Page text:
Aquavore Diet

 By Mizpah Matus B.Hlth.Sc(Hons)

aquavore-water-foods-dietThe Aquavore Diet was created by Dr. William Dunn, a clinician specializing in cancer treatments.

His aim is to educate the public that being overweight can increase your risk of cancer but when you reach an ideal weight you can reverse this risk.

He designed this diet to help people prevent the development of the problems he continually observed in his patients. It is primarily focused on eating foods with a high water content because this is one of the simplest ways of managing your appetite.

Water Foods Basics

The Aquavore Diet emphasizes foods that help you feel full while moderating your intake of carbs, sugar and fat. Many of these foods are those with a high water content such as fruit, vegetables and soups.

It also includes foods that rank low on the glycemic index and high in the satiety index, which is a system used to measure how full you feel after eating a meal.

Dunn provides dieters with recommendations for foods that will give you the most satisfaction and nutrition at the lowest cost. In particular soups containing beans and vegetables are emphasized because they are high in fiber, which will help fight colon cancer.

One of the major principles of the diet involves starting every meal with these types of foods. For example, for breakfast you can first eat fruit and oatmeal with skim milk. If you are still hungry follow with an egg, a whole grain bagel or some yogurt.

Lunch or dinner can commence with one or two cups of vegetable bean soup, which will dramatically reduce your appetite without providing many calories. If you still feel hungry eat more soup or switch to a salad with light dressing.

After this if you want to eat pizza, it’s fine, but it is likely that you will be satisfied with just one slice, rather than wanting to eat the whole pizza.

You can eat anything you like on the Aquavore Diet so long as you follow these guidelines. You can eat red meat occasionally but overall you should keep saturated fats to a minimum.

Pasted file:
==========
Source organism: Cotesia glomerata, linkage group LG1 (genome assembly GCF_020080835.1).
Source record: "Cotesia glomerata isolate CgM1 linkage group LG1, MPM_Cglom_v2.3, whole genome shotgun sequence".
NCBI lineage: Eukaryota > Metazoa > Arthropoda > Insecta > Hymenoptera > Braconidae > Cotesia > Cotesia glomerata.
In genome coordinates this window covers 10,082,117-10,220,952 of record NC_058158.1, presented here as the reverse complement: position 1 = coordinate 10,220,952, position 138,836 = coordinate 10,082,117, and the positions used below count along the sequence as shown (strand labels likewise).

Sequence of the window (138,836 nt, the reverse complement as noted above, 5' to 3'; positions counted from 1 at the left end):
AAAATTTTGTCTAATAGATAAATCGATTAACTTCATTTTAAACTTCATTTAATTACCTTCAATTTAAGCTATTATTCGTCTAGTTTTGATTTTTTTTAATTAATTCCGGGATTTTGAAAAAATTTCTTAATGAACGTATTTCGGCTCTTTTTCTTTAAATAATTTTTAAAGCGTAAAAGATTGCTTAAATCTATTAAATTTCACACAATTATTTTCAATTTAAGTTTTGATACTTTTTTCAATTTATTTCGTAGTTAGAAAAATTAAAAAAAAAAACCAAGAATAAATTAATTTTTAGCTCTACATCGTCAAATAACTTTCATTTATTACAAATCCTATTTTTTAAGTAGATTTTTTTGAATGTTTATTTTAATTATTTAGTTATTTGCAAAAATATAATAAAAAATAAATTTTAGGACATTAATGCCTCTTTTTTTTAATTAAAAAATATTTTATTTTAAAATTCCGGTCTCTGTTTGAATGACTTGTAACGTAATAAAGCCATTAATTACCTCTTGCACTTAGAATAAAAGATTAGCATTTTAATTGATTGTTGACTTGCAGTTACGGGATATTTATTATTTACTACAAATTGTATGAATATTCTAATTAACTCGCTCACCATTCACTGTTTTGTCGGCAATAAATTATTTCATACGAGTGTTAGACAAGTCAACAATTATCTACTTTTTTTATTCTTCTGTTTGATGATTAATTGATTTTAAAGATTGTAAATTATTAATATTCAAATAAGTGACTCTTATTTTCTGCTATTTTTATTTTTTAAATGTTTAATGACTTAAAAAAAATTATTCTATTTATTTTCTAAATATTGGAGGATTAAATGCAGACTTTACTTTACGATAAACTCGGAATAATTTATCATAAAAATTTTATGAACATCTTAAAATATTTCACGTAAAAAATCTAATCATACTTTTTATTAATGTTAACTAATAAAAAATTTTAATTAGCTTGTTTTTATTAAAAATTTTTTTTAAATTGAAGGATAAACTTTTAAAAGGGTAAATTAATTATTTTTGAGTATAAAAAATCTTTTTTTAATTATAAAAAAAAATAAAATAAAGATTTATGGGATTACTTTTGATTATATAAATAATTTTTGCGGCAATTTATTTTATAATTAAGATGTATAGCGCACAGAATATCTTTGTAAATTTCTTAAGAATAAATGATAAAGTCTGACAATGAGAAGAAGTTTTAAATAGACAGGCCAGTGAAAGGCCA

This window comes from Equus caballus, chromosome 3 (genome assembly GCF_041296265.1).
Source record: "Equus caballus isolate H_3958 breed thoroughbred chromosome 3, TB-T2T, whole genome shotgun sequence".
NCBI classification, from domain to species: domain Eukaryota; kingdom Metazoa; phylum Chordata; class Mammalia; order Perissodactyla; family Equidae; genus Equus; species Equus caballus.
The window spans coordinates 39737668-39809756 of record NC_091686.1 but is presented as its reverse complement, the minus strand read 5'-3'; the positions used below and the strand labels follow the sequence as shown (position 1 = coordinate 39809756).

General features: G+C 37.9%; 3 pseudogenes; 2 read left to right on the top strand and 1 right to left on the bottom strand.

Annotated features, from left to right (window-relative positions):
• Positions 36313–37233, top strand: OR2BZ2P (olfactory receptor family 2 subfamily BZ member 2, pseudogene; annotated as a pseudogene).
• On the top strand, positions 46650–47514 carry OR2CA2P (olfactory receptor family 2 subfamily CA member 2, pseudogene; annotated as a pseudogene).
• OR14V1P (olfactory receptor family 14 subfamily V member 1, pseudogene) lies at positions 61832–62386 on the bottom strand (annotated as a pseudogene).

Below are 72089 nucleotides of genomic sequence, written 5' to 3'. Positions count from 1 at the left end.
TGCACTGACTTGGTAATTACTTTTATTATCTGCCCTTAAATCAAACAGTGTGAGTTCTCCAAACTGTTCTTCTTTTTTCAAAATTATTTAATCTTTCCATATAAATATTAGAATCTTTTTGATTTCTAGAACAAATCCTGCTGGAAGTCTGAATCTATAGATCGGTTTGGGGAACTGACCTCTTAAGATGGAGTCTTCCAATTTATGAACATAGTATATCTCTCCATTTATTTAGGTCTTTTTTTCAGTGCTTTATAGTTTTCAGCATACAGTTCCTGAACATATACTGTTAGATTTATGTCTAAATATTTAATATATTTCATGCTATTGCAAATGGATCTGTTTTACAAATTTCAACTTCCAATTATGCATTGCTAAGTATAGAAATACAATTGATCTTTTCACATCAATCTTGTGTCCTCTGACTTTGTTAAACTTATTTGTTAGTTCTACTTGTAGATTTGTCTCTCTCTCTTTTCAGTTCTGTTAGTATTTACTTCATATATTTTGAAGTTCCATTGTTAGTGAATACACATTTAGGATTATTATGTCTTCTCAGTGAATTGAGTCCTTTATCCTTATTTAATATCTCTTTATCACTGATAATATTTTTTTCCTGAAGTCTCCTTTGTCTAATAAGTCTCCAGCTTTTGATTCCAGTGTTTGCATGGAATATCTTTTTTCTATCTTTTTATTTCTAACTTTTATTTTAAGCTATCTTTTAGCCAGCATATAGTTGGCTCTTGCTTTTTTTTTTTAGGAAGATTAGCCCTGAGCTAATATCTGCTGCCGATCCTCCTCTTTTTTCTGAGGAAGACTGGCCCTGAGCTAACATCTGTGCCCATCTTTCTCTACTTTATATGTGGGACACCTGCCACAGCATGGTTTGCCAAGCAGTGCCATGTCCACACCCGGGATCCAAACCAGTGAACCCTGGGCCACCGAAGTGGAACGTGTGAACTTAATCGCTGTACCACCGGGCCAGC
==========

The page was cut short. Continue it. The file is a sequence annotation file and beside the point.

Guidelines are provided regarding the best cooking techniques to reduce cancer risks such as stewing or boiling meats rather than grilling.

Recommended Foods

Lentils, tofu, peas, salmon, lean beef, chicken, turkey, tuna, egg whites, skim milk, low fat yogurt, almonds, peanuts, walnuts, cherries, peaches, strawberries, sweet potatoes, squash, green beans, eggplant, oat bran, whole grain bread, gelatin, spices.

Sample Aquavore Meal Plan

Breakfast

6 oz oat bran
4 oz strawberries
1 egg
1 whole grain bagel
6 oz milk
1 small low-fat yogurt

Lunch

2 cups navy bean soup
½ ham sandwich

Dinner

Strawberry Pecan Spinach Salad
Grilled Salmon
Boiled potatoes

Dessert

Sugar-free yogurt with granola
Fresh fruit

Exercise Recommendations

At least twenty minutes of brisk walking is recommended on most days as part of the Aquavore Diet. If you are unable to walk due to joint pain you can try cycling or swimming instead.

Costs and Expenses

The Aquavore Diet retails at $19.95.

Click here to purchase this diet for a discounted price.

Pros

  • Encourages the consumption water foods such as fruit, vegetables, and other low glycemic carbohydrates.
  • Recommends a relatively high protein and fiber intake, which can reduce appetite.
  • Flexible and does not require elimination of any specific foods.
  • Does not require calorie counting.
  • Can be followed as a healthy lifestyle approach to weight management.

Cons

  • Does not contain a meal plan.
  • Only includes a few recipes.
  • Many dieters will require more guidance and structure to eat a healthy diet.

Food Volume Makes a Difference

The Aquavore Diet is designed to help you lose weight and overcome obesity, which is one of the major causes of cancer.

It emphasizes using water foods that are rich in fiber and protein and low on the glycemic index to naturally reduce your appetite, thus avoiding the need to count calories.

    References:

  • Pool-Zobel, B. L., Bub, A., Müller, H., Wollowski, I., & Rechkemmer, G. (1997). Consumption of vegetables reduces genetic damage in humans: first results of a human intervention trial with carotenoid-rich foods. Carcinogenesis, 18(9), 1847-1850. study link
  • Rolls, B. J., Drewnowski, A., & Ledikwe, J. H. (2005). Changing the energy density of the diet as a strategy for weight management. Journal of the American Dietetic Association, 105(5), 98-103. study link
  • Burton-Freeman, B. (2000). Dietary fiber and energy regulation. The Journal of nutrition, 130(2), 272S-275S. study link
 By Mizpah Matus B.Hlth.Sc(Hons)
Last Reviewed: April 22, 2015. Disclaimer

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